As one of the oldest cruise ships currently in operation in the UK, P&O’s Oriana is a prime example of how the dining options on board P&O Cruises ships has evolved as the company has grown and as sea travel has really taken off. When the ship was first launched in 1995, she offered just three dining options – two main dining rooms, the Peninsular and the Oriental Restaurant, and the casual buffet dining option, known as The Conservatory. It wasn’t until 2007 that Oriana began offering a wider choice. Following a refurbishment, Oriana was reintroduced with some major changes in terms of gastronomy. While the main dining rooms and buffet restaurant remained, passengers also had the choice of the Italian-themed Sorrento, Gary Rhodes’ Oriana Rhodes (later replaced with Marco Pierre White’s Ocean Grill), and Al Fresco Pizzeria on the Lido Deck. Adding restaurants, rather than removing them, was a new concept for P&O Cruises, and was a good indication of how things were changing in the cruise industry.
Of course, on board dining options have come a long way, even since 2007. P&O’s newest addition to the fleet, Britannia, is set to boast 13 different eateries! With three main restaurants (The Peninsular, The Oriental, and The Meridian), Olly Smith’s Glass House, The Grill, Atul Kochhar’s Sindhu and a whole host of other exciting venues whether you are looking for a quick bite to grab between on board activities or a lavish evening meal, there is more choice on board Britannia than any other P&O Cruises ship – a true turning point in P&O’s dining history.
Celebrity Chefs & Speciality Dining
P&O are committed to offering only the finest quality cuisine on board their ships, and have employed the talents of many skilled and highly acclaimed celebrity chefs over the years to ensure their food is the best it can be. Gary Rhodes previously operated restaurants on board both Oriana and Arcadia, which were later replaced by Marco Pierre White-branded eateries. While Rhodes had been a household name, his brand was perceived to be quite dated, and P&O were keen to bring cruise ship dining into the 21st century. Marco Pierre White was, at the time, well known for Hell’s Kitchen – a popular TV show – and was able to bring a modern and contemporary twist to classic cruise cuisine. The restaurants thrived, and the chef now oversees both the Ocean Grill on board Arcadia, The White Room on board Ventura, Café Jardin on board Oceana and Café Bordeaux on board Aurora.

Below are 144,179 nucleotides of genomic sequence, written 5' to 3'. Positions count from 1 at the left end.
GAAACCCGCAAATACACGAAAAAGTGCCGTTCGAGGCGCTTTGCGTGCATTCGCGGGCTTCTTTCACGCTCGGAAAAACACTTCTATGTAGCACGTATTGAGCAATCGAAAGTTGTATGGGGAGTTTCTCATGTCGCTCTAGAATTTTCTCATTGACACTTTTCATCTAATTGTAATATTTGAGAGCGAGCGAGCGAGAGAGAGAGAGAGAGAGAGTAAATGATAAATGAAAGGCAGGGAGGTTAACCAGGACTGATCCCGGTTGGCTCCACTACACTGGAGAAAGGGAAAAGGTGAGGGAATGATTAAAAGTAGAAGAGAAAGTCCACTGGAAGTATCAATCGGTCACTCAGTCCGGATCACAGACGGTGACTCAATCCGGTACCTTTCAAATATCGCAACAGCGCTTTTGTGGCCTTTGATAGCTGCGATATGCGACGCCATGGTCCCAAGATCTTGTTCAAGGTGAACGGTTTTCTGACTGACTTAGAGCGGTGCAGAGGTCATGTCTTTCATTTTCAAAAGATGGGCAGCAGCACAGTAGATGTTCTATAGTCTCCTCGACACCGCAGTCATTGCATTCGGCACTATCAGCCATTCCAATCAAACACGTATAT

Expanding upon the use of celebrity chefs on board, P&O recently announced that their new ship, Britannia, would feature five ‘Food Heroes’ – Marco Pierre White, Olly Smith, Eric Lanlard, James Martin, and Atul Kochhar, all of whom bring something different to the table – quite literally! With Britannia, P&O Cruises are attempting to really get back to their British roots, and maintaining the tradition of calling the main dining rooms ‘Peninsular’ and ‘Oriental’ in homage to the lines heritage confirms this. However, they’re also looking for new ways to inspire and incorporate new, exciting influences. Atul Kochhar is the only Indian chef to be awarded a Michelin Star, and his Sindhu restaurant is sure to bring a touch of spice to the palate. Already a huge success on board Azura, Atul Kochhar also recently took control of Ventura’s East following her refurbishment in 2013. Similarly, wine connoisseur Olly Smith is expected to introduce a range of international wines that have never been offered on board P&O ships before. Olly has become a hugely popular character in the world of cruising, most notably for The Glasshouse on board Azura, which much like Sindhu, proved so successful, it was added to Ventura in replace of the previous venue, Las Ramblas.
For foodies, right now is one of the most exciting times in the cruise industry. We have choice, we have excitement, we have fresh and vibrant flavours, and it’s all waiting for us! Book your P&O cruise now and sample the delights of modern cruise ship dining.
To read more about the history of P&O Cruises click here.